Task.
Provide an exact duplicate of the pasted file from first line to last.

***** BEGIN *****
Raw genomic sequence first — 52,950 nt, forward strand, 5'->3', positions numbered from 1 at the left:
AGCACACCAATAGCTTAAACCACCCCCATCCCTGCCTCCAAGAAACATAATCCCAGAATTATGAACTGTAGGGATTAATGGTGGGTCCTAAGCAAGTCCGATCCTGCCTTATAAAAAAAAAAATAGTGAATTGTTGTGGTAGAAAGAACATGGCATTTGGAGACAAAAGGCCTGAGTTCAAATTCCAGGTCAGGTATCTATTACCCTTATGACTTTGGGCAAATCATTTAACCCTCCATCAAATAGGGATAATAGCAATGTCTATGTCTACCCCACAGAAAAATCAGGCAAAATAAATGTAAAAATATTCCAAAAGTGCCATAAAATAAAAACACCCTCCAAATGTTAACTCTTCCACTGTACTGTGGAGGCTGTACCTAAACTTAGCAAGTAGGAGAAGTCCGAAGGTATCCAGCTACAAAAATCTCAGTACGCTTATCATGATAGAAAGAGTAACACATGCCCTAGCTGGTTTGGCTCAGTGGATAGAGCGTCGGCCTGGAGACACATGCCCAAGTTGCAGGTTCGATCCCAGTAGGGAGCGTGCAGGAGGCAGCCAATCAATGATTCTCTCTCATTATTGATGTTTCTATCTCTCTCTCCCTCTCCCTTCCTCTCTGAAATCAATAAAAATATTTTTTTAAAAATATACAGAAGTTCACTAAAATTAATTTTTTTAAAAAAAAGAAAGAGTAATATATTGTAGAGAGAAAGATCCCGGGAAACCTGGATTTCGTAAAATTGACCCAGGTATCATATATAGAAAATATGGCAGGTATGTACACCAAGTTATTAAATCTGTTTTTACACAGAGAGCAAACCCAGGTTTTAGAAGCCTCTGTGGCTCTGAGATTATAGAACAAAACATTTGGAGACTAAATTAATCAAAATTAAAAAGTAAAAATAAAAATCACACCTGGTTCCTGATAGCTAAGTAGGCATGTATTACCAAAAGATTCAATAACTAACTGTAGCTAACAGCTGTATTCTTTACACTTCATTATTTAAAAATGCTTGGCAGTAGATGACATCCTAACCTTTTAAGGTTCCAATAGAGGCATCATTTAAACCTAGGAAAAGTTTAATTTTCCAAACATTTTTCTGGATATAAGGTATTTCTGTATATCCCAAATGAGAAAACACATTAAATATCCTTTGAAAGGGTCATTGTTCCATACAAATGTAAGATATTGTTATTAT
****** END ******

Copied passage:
Raw genomic sequence first — 52,950 nt, forward strand, 5'->3', positions numbered from 1 at the left:
AGCACACCAATAGCTTAAACCACCCCCATCCCTGCCTCCAAGAAACATAATCCCAGAATTATGAACTGTAGGGATTAATGGTGGGTCCTAAGCAAGTCCGATCCTGCCTTATAAAAAAAAAAATAGTGAATTGTTGTGGTAGAAAGAACATGGCATTTGGAGACAAAAGGCCTGAGTTCAAATTCCAGGTCAGGTATCTATTACCCTTATGACTTTGGGCAAATCATTTAACCCTCCATCAAATAGGGATAATAGCAATGTCTATGTCTACCCCACAGAAAAATCAGGCAAAATAAATGTAAAAATATTCCAAAAGTGCCATAAAATAAAAACACCCTCCAAATGTTAACTCTTCCACTGTACTGTGGAGGCTGTACCTAAACTTAGCAAGTAGGAGAAGTCCGAAGGTATCCAGCTACAAAAATCTCAGTACGCTTATCATGATAGAAAGAGTAACACATGCCCTAGCTGGTTTGGCTCAGTGGATAGAGCGTCGGCCTGGAGACACATGCCCAAGTTGCAGGTTCGATCCCAGTAGGGAGCGTGCAGGAGGCAGCCAATCAATGATTCTCTCTCATTATTGATGTTTCTATCTCTCTCTCCCTCTCCCTTCCTCTCTGAAATCAATAAAAATATTTTTTTAAAAATATACAGAAGTTCACTAAAATTAATTTTTTTAAAAAAAAGAAAGAGTAATATATTGTAGAGAGAAAGATCCCGGGAAACCTGGATTTCGTAAAATTGACCCAGGTATCATATATAGAAAATATGGCAGGTATGTACACCAAGTTATTAAATCTGTTTTTACACAGAGAGCAAACCCAGGTTTTAGAAGCCTCTGTGGCTCTGAGATTATAGAACAAAACATTTGGAGACTAAATTAATCAAAATTAAAAAGTAAAAATAAAAATCACACCTGGTTCCTGATAGCTAAGTAGGCATGTATTACCAAAAGATTCAATAACTAACTGTAGCTAACAGCTGTATTCTTTACACTTCATTATTTAAAAATGCTTGGCAGTAGATGACATCCTAACCTTTTAAGGTTCCAATAGAGGCATCATTTAAACCTAGGAAAAGTTTAATTTTCCAAACATTTTTCTGGATATAAGGTATTTCTGTATATCCCAAATGAGAAAACACATTAAATATCCTTTGAAAGGGTCATTGTTCCATACAAATGTAAGATATTGTTATTAT